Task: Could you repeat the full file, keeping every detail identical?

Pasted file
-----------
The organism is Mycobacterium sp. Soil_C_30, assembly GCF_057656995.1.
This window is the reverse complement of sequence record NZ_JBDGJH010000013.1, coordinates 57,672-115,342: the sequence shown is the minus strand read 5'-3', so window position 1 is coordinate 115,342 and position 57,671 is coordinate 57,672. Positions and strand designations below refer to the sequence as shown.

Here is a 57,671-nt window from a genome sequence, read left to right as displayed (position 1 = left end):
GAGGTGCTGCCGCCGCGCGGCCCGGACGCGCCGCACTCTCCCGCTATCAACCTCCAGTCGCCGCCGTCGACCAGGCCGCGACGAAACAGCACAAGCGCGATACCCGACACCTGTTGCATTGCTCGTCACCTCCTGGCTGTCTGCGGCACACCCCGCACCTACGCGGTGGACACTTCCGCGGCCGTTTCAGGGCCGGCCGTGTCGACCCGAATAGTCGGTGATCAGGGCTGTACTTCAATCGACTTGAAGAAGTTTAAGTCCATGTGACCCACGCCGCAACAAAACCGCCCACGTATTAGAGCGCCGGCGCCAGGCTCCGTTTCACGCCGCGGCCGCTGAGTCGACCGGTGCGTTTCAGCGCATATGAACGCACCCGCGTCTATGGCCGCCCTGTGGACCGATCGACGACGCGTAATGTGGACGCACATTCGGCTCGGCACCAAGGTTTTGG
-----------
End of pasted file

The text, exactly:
The organism is Mycobacterium sp. Soil_C_30, assembly GCF_057656995.1.
This window is the reverse complement of sequence record NZ_JBDGJH010000013.1, coordinates 57,672-115,342: the sequence shown is the minus strand read 5'-3', so window position 1 is coordinate 115,342 and position 57,671 is coordinate 57,672. Positions and strand designations below refer to the sequence as shown.

Here is a 57,671-nt window from a genome sequence, read left to right as displayed (position 1 = left end):
GAGGTGCTGCCGCCGCGCGGCCCGGACGCGCCGCACTCTCCCGCTATCAACCTCCAGTCGCCGCCGTCGACCAGGCCGCGACGAAACAGCACAAGCGCGATACCCGACACCTGTTGCATTGCTCGTCACCTCCTGGCTGTCTGCGGCACACCCCGCACCTACGCGGTGGACACTTCCGCGGCCGTTTCAGGGCCGGCCGTGTCGACCCGAATAGTCGGTGATCAGGGCTGTACTTCAATCGACTTGAAGAAGTTTAAGTCCATGTGACCCACGCCGCAACAAAACCGCCCACGTATTAGAGCGCCGGCGCCAGGCTCCGTTTCACGCCGCGGCCGCTGAGTCGACCGGTGCGTTTCAGCGCATATGAACGCACCCGCGTCTATGGCCGCCCTGTGGACCGATCGACGACGCGTAATGTGGACGCACATTCGGCTCGGCACCAAGGTTTTGG